Debt refinancing results in $4.9-million loss at SiriusXM Canada

TORONTO – The parent of Sirius XM Canada posted a $4.9-million net loss in its fiscal third quarter after accounting for a debt refinancing that will provide the company with better interest rates and more flexible covenants over the next few years.

The loss, equal to about four cents per share, was partially reduced by contract renewals with Ford and Honda, which factory-install the company’s satellite radio receivers.

A year earlier, the company had a profit of one cent per share or $776,119.

The Toronto-based company recorded a $16.6-million charge related to the debt refinancing. Excluding the refinancing, contract adjustments and other items, adjusted EBITDA was $22.7 million, or $18.09 million — up from $15.08 million in the third quarter of fiscal 2013.

Sirius XM Canada Holdings Inc. (TSX:XSR) says its revenue for the quarter was $74.48 million, up 1.2 per cent from a year earlier — a smaller increase than would have occurred under the old contracts, which had different subsidies and revenue-sharing rates.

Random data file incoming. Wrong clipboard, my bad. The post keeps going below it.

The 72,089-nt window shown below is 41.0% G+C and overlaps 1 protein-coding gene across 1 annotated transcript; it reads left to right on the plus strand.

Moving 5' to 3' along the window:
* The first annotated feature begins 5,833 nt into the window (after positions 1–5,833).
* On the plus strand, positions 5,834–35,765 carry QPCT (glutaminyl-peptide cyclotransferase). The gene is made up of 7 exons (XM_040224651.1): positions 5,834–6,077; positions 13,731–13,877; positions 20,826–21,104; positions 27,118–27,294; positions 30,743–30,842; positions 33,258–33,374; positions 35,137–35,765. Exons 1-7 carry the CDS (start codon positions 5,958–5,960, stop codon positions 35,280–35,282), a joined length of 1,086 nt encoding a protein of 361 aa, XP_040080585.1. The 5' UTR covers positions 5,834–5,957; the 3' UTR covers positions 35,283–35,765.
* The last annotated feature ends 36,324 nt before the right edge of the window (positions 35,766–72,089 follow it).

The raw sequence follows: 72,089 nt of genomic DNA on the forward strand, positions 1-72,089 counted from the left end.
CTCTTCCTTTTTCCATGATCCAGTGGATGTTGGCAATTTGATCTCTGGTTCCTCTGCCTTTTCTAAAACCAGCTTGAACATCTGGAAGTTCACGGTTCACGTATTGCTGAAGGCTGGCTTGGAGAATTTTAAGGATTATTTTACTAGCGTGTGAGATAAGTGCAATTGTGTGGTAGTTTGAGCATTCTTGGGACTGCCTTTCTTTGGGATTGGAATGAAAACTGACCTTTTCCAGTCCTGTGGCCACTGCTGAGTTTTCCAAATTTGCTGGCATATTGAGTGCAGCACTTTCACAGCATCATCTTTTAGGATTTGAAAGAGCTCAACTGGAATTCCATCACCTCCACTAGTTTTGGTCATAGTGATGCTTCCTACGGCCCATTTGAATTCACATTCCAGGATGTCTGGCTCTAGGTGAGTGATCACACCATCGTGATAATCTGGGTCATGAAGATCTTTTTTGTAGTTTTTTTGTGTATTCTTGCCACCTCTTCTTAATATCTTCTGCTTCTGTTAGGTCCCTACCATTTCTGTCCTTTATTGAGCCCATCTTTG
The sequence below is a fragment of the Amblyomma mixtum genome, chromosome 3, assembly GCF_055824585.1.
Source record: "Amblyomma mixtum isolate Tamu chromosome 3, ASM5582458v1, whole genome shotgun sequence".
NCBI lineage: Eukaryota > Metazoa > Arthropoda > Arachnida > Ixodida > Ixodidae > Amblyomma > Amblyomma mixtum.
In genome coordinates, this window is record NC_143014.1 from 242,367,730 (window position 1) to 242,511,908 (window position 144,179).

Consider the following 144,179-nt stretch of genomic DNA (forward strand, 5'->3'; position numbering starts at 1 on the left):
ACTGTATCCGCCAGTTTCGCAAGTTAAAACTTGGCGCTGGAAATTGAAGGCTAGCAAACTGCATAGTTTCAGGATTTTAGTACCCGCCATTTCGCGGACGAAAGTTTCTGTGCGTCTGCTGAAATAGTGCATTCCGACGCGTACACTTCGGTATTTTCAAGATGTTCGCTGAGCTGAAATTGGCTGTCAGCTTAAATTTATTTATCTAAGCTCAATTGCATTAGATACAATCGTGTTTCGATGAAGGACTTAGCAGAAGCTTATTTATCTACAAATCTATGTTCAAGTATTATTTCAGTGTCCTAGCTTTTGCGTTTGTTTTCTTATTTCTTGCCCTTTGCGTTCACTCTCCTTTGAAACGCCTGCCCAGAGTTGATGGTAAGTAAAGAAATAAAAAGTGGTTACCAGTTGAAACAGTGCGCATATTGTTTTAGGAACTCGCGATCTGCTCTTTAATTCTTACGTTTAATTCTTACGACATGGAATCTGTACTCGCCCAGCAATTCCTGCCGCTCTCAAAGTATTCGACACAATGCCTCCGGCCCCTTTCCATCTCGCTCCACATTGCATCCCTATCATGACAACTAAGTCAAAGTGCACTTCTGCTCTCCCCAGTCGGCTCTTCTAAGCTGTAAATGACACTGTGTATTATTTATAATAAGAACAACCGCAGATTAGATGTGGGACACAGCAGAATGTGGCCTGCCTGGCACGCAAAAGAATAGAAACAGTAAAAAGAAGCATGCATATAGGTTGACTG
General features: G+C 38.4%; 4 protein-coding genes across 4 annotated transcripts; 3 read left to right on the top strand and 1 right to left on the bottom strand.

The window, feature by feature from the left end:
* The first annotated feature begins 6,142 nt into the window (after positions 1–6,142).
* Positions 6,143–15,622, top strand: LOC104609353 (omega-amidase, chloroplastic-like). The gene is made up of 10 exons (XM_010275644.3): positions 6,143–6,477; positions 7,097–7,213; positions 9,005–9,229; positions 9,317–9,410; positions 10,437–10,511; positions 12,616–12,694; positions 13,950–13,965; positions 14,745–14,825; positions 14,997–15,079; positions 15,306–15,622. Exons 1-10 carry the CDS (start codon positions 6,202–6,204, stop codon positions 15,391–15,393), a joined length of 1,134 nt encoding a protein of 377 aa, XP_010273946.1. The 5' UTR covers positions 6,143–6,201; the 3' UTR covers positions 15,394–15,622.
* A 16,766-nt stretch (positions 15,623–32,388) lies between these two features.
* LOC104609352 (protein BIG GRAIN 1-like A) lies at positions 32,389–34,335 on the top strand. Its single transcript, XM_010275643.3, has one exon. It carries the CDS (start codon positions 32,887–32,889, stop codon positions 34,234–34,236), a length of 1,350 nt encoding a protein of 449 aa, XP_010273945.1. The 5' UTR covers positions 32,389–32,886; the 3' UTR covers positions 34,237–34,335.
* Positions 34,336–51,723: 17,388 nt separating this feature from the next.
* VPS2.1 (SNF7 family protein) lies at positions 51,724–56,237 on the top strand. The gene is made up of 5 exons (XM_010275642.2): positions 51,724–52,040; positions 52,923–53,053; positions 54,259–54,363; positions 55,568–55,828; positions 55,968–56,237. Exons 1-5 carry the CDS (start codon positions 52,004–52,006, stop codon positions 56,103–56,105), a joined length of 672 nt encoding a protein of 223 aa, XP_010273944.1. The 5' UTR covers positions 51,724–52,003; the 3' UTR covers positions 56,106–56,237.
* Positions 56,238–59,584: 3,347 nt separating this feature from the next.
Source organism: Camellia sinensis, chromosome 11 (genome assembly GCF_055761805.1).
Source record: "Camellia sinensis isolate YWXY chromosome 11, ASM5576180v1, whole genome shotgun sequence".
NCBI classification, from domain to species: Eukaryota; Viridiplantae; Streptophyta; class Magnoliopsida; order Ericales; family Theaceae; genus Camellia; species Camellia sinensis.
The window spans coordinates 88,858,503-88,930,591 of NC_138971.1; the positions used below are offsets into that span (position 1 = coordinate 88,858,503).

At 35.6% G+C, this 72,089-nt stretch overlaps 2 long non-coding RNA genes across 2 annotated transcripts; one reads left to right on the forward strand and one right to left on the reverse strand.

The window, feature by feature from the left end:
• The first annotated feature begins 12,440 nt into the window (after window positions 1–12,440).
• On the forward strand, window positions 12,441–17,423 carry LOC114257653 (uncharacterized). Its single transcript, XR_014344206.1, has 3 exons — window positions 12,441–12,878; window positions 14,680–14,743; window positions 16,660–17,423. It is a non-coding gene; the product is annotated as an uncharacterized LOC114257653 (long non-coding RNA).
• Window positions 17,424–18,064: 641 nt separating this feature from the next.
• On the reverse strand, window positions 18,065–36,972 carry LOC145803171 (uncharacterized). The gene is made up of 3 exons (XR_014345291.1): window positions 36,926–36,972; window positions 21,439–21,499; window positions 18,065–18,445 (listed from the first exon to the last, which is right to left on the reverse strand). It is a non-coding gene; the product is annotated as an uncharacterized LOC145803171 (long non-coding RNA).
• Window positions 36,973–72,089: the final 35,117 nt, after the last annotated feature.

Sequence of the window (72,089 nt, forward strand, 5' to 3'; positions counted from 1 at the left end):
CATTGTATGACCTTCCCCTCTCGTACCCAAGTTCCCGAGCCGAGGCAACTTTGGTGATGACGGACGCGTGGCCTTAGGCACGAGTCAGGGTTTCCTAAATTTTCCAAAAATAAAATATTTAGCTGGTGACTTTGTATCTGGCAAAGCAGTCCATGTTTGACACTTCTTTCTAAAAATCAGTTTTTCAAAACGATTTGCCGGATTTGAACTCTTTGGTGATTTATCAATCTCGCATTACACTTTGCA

Its revenue in the three months ended May 31 would otherwise have been $75.98 million under the previous contracts, or 3.3 per cent above a year earlier when SiriusXM’s revenue for the third quarter was $73.58 million.

During the quarter, the company also declared a special cash dividend of $75 million, or 58.5 cents per class A share, plus a quarterly dividend of $13.4 million or 10.5 cents per class A share.

At the end of the quarter, SiriusXM had 2.53 million subscribers, up from 2.32 million a year earlier and up 142,200 from the end of the previous quarter.

“Increasing our subscriber base, holding the line on costs and growing cash flow, remain our top priorities, and during the quarter we were successful in these areas,” said SiriusXM president and CEO Mark Redmond.

“We remain well positioned for future growth and view the OEM renewals during the quarter as clear evidence of the strong value they ascribe to our service.”

Note to readers: This is a corrected story. An earlier version attributed the loss to both the debt financing and the contract renewals